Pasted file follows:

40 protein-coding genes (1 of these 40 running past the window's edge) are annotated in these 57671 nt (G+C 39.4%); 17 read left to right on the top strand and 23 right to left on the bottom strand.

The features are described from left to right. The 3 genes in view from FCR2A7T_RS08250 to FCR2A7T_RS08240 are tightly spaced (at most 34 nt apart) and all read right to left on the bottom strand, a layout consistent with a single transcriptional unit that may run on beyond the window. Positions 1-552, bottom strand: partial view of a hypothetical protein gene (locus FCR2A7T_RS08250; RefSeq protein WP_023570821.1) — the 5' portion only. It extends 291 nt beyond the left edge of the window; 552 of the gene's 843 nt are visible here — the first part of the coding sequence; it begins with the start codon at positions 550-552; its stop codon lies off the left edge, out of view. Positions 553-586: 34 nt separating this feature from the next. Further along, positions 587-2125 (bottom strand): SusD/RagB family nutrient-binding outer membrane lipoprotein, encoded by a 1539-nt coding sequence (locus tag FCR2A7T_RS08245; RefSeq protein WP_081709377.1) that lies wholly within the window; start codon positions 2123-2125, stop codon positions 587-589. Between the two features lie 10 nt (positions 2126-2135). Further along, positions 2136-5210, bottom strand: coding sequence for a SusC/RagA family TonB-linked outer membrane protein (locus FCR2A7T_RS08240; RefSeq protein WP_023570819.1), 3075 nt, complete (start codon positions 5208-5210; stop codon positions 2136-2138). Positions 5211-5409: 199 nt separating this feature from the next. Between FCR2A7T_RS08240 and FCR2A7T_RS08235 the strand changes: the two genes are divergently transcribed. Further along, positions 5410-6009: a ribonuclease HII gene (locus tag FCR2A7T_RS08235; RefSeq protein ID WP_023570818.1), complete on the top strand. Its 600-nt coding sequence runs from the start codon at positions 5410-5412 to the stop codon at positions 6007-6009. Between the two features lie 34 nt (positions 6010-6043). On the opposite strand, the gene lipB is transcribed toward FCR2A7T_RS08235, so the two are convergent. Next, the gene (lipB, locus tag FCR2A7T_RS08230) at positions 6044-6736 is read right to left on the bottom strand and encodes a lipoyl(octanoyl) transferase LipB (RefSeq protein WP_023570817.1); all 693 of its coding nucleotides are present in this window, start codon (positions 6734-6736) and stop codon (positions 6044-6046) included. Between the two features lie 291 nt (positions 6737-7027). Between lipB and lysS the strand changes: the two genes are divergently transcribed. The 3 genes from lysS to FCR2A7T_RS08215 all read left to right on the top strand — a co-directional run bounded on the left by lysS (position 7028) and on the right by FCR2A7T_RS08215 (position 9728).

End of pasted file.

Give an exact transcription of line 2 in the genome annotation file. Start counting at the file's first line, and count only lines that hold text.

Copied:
The features are described from left to right. The 3 genes in view from FCR2A7T_RS08250 to FCR2A7T_RS08240 are tightly spaced (at most 34 nt apart) and all read right to left on the bottom strand, a layout consistent with a single transcriptional unit that may run on beyond the window. Positions 1-552, bottom strand: partial view of a hypothetical protein gene (locus FCR2A7T_RS08250; RefSeq protein WP_023570821.1) — the 5' portion only. It extends 291 nt beyond the left edge of the window; 552 of the gene's 843 nt are visible here — the first part of the coding sequence; it begins with the start codon at positions 550-552; its stop codon lies off the left edge, out of view. Positions 553-586: 34 nt separating this feature from the next. Further along, positions 587-2125 (bottom strand): SusD/RagB family nutrient-binding outer membrane lipoprotein, encoded by a 1539-nt coding sequence (locus tag FCR2A7T_RS08245; RefSeq protein WP_081709377.1) that lies wholly within the window; start codon positions 2123-2125, stop codon positions 587-589. Between the two features lie 10 nt (positions 2126-2135). Further along, positions 2136-5210, bottom strand: coding sequence for a SusC/RagA family TonB-linked outer membrane protein (locus FCR2A7T_RS08240; RefSeq protein WP_023570819.1), 3075 nt, complete (start codon positions 5208-5210; stop codon positions 2136-2138). Positions 5211-5409: 199 nt separating this feature from the next. Between FCR2A7T_RS08240 and FCR2A7T_RS08235 the strand changes: the two genes are divergently transcribed. Further along, positions 5410-6009: a ribonuclease HII gene (locus tag FCR2A7T_RS08235; RefSeq protein ID WP_023570818.1), complete on the top strand. Its 600-nt coding sequence runs from the start codon at positions 5410-5412 to the stop codon at positions 6007-6009. Between the two features lie 34 nt (positions 6010-6043). On the opposite strand, the gene lipB is transcribed toward FCR2A7T_RS08235, so the two are convergent. Next, the gene (lipB, locus tag FCR2A7T_RS08230) at positions 6044-6736 is read right to left on the bottom strand and encodes a lipoyl(octanoyl) transferase LipB (RefSeq protein WP_023570817.1); all 693 of its coding nucleotides are present in this window, start codon (positions 6734-6736) and stop codon (positions 6044-6046) included. Between the two features lie 291 nt (positions 6737-7027). Between lipB and lysS the strand changes: the two genes are divergently transcribed. The 3 genes from lysS to FCR2A7T_RS08215 all read left to right on the top strand — a co-directional run bounded on the left by lysS (position 7028) and on the right by FCR2A7T_RS08215 (position 9728).